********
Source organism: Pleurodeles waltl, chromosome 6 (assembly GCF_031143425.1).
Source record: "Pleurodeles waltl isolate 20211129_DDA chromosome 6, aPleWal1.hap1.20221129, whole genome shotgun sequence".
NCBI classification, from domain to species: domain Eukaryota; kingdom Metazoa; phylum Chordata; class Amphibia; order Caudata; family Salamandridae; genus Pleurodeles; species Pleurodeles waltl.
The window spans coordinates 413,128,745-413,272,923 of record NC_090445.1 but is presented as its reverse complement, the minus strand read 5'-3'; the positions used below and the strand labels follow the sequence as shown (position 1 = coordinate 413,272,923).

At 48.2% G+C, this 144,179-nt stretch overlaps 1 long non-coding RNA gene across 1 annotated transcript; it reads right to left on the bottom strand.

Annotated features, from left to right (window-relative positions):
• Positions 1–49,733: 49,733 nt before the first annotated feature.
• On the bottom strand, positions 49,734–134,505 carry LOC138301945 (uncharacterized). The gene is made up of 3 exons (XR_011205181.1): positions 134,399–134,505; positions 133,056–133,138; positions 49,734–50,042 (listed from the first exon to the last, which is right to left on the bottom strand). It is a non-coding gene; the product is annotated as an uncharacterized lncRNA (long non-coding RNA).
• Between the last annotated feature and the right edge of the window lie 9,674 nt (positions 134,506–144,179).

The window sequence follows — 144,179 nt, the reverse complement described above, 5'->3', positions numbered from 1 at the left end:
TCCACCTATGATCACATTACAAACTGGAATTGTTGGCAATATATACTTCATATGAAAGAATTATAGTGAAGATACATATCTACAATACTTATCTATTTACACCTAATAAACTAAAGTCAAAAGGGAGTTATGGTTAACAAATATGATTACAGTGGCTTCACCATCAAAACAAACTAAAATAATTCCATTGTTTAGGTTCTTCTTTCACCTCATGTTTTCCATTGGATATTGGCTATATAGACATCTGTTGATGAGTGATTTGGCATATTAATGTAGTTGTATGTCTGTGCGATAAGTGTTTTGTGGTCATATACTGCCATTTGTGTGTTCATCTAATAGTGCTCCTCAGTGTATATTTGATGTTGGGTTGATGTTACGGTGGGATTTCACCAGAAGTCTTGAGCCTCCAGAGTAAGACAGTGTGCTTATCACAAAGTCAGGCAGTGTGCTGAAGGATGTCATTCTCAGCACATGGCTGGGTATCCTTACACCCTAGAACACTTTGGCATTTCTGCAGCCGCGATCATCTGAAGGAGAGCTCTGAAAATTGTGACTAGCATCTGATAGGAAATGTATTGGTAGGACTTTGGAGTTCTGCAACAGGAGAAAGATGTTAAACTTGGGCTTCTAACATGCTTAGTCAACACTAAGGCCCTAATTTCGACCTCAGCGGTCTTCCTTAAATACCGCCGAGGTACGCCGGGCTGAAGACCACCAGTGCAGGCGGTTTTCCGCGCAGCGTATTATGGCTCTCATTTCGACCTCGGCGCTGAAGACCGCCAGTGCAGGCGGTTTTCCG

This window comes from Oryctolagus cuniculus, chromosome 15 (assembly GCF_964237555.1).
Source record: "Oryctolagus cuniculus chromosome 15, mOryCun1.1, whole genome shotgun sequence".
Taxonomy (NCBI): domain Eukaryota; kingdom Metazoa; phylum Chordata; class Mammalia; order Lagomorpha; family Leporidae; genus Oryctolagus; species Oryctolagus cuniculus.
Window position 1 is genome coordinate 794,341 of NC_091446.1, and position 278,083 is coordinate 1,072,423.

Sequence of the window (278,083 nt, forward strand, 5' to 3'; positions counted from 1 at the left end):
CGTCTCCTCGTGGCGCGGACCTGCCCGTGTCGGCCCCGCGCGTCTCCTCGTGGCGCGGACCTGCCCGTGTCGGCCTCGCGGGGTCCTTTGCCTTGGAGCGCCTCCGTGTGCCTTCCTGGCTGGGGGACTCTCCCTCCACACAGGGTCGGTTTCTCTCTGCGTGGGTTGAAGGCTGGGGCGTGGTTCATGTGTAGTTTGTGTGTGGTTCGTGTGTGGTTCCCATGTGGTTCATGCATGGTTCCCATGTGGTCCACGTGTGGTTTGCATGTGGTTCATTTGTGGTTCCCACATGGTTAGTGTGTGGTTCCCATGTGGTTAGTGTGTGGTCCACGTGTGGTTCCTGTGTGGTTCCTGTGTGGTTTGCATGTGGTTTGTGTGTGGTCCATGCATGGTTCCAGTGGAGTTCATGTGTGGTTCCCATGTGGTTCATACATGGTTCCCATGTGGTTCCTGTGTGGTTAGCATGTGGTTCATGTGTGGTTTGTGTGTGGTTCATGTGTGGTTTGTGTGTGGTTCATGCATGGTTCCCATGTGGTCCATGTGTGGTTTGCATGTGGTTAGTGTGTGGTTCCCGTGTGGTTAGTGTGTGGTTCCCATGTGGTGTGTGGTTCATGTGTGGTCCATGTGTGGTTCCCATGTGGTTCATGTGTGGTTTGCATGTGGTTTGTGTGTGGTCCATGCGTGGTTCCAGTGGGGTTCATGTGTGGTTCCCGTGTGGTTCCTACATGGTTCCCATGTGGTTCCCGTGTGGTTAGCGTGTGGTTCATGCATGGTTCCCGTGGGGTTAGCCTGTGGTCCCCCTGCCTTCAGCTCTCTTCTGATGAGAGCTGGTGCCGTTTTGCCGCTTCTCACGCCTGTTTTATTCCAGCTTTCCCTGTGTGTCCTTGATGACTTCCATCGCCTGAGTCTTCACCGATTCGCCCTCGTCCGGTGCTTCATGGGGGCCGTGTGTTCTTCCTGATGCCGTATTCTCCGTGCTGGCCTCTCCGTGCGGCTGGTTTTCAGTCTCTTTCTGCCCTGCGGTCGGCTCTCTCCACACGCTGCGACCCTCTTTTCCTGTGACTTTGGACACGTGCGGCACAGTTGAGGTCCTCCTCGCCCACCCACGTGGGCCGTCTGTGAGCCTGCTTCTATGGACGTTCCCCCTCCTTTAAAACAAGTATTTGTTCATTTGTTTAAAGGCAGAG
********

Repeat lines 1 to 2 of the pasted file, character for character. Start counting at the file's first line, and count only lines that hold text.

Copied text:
Source organism: Pleurodeles waltl, chromosome 6 (assembly GCF_031143425.1).
Source record: "Pleurodeles waltl isolate 20211129_DDA chromosome 6, aPleWal1.hap1.20221129, whole genome shotgun sequence".